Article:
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Albert Lea Freeborn Patriot (Newspaper) - August 31, 1934, Albert Lea, Minnesota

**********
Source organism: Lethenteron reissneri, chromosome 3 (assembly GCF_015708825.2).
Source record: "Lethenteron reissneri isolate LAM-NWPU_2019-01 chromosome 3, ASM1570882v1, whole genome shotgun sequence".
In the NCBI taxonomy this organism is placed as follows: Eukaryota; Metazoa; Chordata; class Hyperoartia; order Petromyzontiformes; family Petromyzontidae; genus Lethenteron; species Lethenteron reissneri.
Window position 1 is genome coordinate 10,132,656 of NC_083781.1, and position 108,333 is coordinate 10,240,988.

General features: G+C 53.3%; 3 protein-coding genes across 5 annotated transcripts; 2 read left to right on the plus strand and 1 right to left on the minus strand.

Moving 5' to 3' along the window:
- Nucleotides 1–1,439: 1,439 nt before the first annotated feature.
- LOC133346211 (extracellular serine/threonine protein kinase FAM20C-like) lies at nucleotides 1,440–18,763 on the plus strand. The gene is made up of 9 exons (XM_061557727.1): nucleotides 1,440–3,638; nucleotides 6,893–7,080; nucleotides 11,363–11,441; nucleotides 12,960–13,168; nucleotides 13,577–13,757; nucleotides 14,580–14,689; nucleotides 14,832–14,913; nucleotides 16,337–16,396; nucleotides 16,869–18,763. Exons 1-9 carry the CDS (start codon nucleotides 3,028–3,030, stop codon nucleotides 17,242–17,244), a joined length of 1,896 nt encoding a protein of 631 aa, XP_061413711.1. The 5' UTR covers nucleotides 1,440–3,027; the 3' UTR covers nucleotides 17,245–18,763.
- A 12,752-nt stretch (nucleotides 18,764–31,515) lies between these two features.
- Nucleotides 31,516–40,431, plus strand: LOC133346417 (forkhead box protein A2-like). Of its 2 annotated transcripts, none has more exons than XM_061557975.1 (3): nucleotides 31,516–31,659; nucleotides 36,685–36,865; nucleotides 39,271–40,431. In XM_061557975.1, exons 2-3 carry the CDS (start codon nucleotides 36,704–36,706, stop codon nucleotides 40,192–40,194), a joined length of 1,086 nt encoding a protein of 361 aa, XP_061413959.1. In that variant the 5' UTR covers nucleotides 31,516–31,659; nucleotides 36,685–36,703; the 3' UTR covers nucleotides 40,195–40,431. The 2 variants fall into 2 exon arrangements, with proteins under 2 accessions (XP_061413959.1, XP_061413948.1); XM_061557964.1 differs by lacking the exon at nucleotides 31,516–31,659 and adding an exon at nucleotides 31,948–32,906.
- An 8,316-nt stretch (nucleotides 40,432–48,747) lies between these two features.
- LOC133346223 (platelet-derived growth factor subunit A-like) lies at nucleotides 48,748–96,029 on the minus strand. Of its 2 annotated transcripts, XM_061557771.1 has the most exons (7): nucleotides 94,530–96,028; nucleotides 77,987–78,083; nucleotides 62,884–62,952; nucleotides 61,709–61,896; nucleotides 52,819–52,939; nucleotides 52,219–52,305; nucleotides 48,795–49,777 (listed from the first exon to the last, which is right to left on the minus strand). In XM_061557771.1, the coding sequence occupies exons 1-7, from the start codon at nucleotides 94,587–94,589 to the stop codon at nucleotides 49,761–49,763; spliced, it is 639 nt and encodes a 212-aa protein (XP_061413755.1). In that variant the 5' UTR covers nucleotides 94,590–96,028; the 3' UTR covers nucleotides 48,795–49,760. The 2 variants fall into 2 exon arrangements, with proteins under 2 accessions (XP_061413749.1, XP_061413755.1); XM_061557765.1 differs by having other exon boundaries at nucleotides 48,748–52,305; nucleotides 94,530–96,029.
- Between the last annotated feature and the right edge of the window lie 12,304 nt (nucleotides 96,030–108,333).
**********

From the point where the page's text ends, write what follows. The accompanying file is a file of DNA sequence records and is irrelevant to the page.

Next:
Freeborn Patriot program and principle of the farm Holiday movement by Richard Bosch chapter ii the decline of agriculture the experience of the american warmer in trying to make a living u like that of the Little girl Alice in her dream a through the looking Glass a As told by Lewis Carroll. Nice was walking with the Queen when suddenly the Queen took Are by the hand and began to run. A the Queen went so fast that it wag ail she could do to keep up who nor and still Ute Eileen kept crying taster faster out Alice tit Ane co Usu no go Laster enough she had no breath left of say go. A the curious part of the thing was Matt however fast they went Urey never seemed to pass ran on with the wind Uisu Iii in Alice s ears and almost Dow my her hair Oil her Hearne Ian eled. Anally Coney stopped and the Queen said a you May rest a Little now. Lui they were standing under Ole very tree i rom a Man tile Nan started rimming a in this country a the Queen explained a it takes All the Jou cml do to keep in the same the Farmers have been a run i in a a but financially speaking have not even remained in the same place they Nave lost Money have piled up debts of Tun ten in fourteen billions of dollars. As a member of the present eco nomic system the Tai Mer make exchanges buy and sell. In effect the Farmer in swapping dollars with other people but for every Dollar he receives he gives More than two dollars in return. In other words the buying Power of the Farmers dollars according to the department of agriculture is less than fifty cents. No one Farmer or otherwise can keep on swapping two dollars Foi one Dollar very Long unless he can make up his losses by exchanging one Dollar for two dollars or in some other Way get something for nothing. The Farmer has not done a a cannot do this. The Farmer is getting the Short end of his exchanges because of his Lack of organization and because he is under the Handicap of various forms of Legal and commercial discrimination such As taxation freight rates interest rates Anc. Tariffs. Of All the burdens imposed upon the Farmer the dishonest Dollar is unquestionably the most unjust. If a Farmer borrowed a Bushel of wheat weighing six pounds he would at once see the injustice of a manipulation of the Standard of weight which would Force him to pay Back a Bushel weighing one Hundred Twenty pounds or let him off with thirty pounds. The effect is exactly the same when the Dollar the Standard of value fluctuates in its general purchasing Power. The Farmer borrowed a cheap Dollar but is now expected to pay his debts with a High priced Dollar. The Farmers debt situation is the same As that of the nation As a whole in regard to the National debt incurred during the world War. The producers of the nation Are paying this debt several times Over. We paid once when we produced the materials and sacrificed lives for the War. We began to pay a second time because at the end of the War we were in debt for the value of the wealth we had produced and destroyed. The piling up of interest will make us pay a third time. The dishonest Dollar the collapse of prices will make us pay a fourth or fifth time. So that our total payments for the War will be four or five times its actual Cost. That is if we continue to be slaves to a Bankers Gold Standard if we allow our Money and credit system to be controlled by a few men. The Farmer is now bankrupt because As described above he has been exchanging two dollars for one Dollar and has been Payin with High priced Money the debts he contracted with cheap Money the statistics gathered by the department of agriculture show in figures the Farmers troubles. Since 1910 farm mortgage indebtedness has increased from $4,320,470,000 to $9,-�1,390,000 the total debt is Between thirteen and fourteen billions. But a recut Turest Gross income decreased from about $12,000,000,000 in 1929 to $5,200,000,000 in 1932. Sine 1928 the Farmers prices have dropped sixty per cent but what be Guys has dropped Only 28 per cent. So mat the Farmers Dollar is now Worth less than fifty cents. From 1913 to 1930 farm taxes increased two and one half times. But the value of farm lands has dropped fifty per cent and More since 1920. From 1914 to 1919 the Farmers received seventeen per cent and in 19 less than seven per cent of the National income. In other words the Farmers Are getting less than one third of their share since they Are Twenty five per cent of the population. There were about 100,000 fewer farms in the United states la 1930 than in 1920, but Over 200,000 More tenants. Tenancy has increased from 38.1 per cent in 1920 i to 42.4 per cent in 1930. The 1932 year Book states a this increase is composed mostly of croppers who do not even own work Stock since 1920 More than a million farms were lost through to redos ures. For the fiscal year 1931-32, 2.84 per cent or about 178,000 farms were lost. In extreme cases Farmers have made payments for their farms seven or eight times greater than the amount of their mortgage and then have lost everything because through no fault of their own they were a few Dol the application for membership i Farmers Holiday association and for one years subscription to the farm Holiday news Freeborn county Farmers Holiday association r. 3, Box 107 Albert Lea Minn. Enclosed find $ which please apply As follows for membership card in National Farmers Holiday association for one year $100 $ for one years subscription to the farm Holiday news $1.00 $ total yours truly name. Rural route and Box number or Street address. City or town. County. State. Clip this now and Send with your remittance of meeting interest Lars Short charges. In addition to losses by foreclosures. There Are losses by bankruptcy default of contract a a feeding Back a a and tax sales. Tax sales took about 78,000 farms in 1932 so that for 1932 the total losses from foreclosures and tax sales were 262,000 farms or 4.17 per cent of All farms. Senator capper made the following statement at Washington a for to years the Farmer did business at an annual loss of 15 per cent. How did the Farmer clo this impossible feat of doing business for to years at an average annual loss of 15 per cent ? he lid it by borrowing by mortgaging Bis farm mortgaging his Home his cattle his farm machinery his work Stock finally in the last few years too frequently by mortgaging his growing i. Cong. Rec. No. 27, p. 1719. By Way of contrast with the Farmers condition consider the statement of congressman Patman appearing in the congressional record of March 27, 1933. Bergh sr., in 1923 Are even More True today. A it has come to a condition where the most useful occupations Are paid least the less useful More and the least useful and useless the i. It is to meet and remedy this condition that the Farmers Are organizing into the Holiday association. Everywhere and always men and women will fight to protect their Means of livelihood their Homes and their children. Yes the women too even More than the men on March 22, 1933 while their husbands were away to present a mass demand for Relief legislation at St. Paul the women of Madison Minnesota called on their sheriff and stopped a foreclosure Sale i the economic Pinch a. 218. A one of or. Mellon a Banks in Pittsburgh made a two Hundred per cent net profit last year using the government credit the words of Charles a. Lina continued next Issue have you subscribed for the Patriot ?